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Thanks for the data. I included as well the US Dollar Trade Weighted Major Currencies index in my calculations. Correlation between that series and oil is 0.72.

The 0.90 correlation between the USD/cad and USD/barreloil is less interesting when you see that not just the c-dollar, but all non-US currencies (ie. USD/majorcurrencies) are correlated to USD/barreloil.

I have a feeling that much of what we are seeing in these correlations is simply a general weakening of the US dollar since 2000. This shows up so strongly in the correlations because, after all, USD is the numerator in both sides of the equation. In other words, it can't be simplified to a story about the c-dollar and barrels of oil.

Agreed JP, though it does bring up an interesting question: "How much of the rise of the price of oil is simply due to a devaluation of the U.S. dollar?" I guess one way to test that would be to examine the price of oil to other currencies. But since the USD hasn't devalued 4x RE: other currencies since 2000 (but the price of oil has increased 4x), you'd think it can't *all* be simply USD depreciation.

I've tried to be very, very careful to avoid describing any kind of causal relationship since there are so many possible explanations for the relationships we see in the data.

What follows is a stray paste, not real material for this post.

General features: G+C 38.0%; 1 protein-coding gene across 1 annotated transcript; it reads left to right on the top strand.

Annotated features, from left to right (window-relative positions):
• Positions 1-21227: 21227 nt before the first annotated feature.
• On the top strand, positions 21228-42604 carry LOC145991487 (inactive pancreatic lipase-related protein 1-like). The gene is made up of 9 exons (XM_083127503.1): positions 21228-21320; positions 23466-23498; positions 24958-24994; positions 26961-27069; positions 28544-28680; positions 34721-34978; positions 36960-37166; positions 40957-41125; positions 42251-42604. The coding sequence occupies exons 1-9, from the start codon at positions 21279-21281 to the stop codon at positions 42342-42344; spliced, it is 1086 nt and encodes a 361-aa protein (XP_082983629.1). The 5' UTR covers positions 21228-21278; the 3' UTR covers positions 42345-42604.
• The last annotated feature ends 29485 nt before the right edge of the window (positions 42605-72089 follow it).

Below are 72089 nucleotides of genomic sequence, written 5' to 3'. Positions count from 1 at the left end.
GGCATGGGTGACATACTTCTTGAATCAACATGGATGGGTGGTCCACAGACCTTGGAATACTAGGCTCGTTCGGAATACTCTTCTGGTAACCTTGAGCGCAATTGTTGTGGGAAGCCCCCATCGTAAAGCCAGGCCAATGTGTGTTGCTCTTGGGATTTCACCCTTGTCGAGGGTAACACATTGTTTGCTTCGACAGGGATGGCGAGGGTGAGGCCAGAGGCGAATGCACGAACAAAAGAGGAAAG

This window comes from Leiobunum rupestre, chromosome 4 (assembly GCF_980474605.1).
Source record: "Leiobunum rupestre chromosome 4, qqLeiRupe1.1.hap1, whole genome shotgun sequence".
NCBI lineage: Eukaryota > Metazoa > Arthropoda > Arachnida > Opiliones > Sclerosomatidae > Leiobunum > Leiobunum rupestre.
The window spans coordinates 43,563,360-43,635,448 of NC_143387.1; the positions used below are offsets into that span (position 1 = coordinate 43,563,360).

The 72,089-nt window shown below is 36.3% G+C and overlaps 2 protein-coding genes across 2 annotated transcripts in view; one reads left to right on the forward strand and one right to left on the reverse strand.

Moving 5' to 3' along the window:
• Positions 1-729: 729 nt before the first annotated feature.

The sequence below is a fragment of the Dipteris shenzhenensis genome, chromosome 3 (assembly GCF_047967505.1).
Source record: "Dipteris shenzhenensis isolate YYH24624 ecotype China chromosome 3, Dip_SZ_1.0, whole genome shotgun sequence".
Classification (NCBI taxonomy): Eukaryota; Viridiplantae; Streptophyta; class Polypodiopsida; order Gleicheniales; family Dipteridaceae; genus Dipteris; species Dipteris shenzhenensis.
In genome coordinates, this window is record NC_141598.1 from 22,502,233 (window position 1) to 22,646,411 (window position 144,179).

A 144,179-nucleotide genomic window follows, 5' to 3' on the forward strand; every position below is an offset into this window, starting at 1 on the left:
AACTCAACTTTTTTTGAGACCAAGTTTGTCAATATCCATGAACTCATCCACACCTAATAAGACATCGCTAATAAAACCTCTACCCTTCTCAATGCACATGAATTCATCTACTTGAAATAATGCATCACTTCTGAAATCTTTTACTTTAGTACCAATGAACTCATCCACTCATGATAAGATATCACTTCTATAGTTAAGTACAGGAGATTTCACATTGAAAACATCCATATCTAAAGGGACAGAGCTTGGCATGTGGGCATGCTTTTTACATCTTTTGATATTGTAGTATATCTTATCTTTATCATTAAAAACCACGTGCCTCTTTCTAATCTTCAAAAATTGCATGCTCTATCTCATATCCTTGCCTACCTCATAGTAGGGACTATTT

JP and Mike

I agree with the observation that it appears that US dollar weakness is an important factor in both the strengthening of CAD/USD and WTI, and may expain the majority of the correlation between the latter two. When commenting on previous posts, I had pointed out that CAD/EUR, which should gauge Canadian dollar strength independent of the US dollar, does not appear to be particularly correlated with WTI. But after a bit more thought, I believe an correlation between WTI and CAD/USD independent of the USD can be discerned.

I haven't run any regressions to this effect, but instead have a new chart located here http://special----k.blogspot.com/2010/04/yet-more-on-cadusd-and-wti.html

In the top panel I have plotted WTI on a log scale with 1/US Dollar Index on a linear scale superimposed. If you look at the chart, you'll note that from 2003 on, 1/US Dollr index is strongly correlated with log(WTI). I can't explain why log(WTI) is correlated to linear 1/USD, but that's what the chart says. However, using log(WTI)does account for Mike's observation that WTI has gone up four-fold versus USD while the currencies have "only" gone up 50% (using log(WTI) the appreciation is similar).

Now using the basic model that log(WTI) ~ 1/USD, one observes periods where log(WTI) outpeforms 1/USD. During these periods, CAD/USD outperforms EUR/USD (and CAD/EUR goes up). One also observes periods where log(WTI) underperforms 1/USD, and during these periods CAD/USD underperforms EUR/USD (and CAD/EUR goes down). These observations suggest to me that WTI and CAD/USD are correlated independently of USD, but this correlation only appears when the price of oil diverges from what one would expect from a model based solely on USD.

Adding to the above, it seems that CAD/USD ~ 1/USD + WTI (or log(WTI) since at least 2003). The problem with this regression is that 1/USD and WTI are cointegrated. My graphical approach is an attempt to isolate WTI's contribution to CAD/USD independent of 1/USD. For a regression analysis, using cointegration techniques (which I am not familiar with) might bear fruit.

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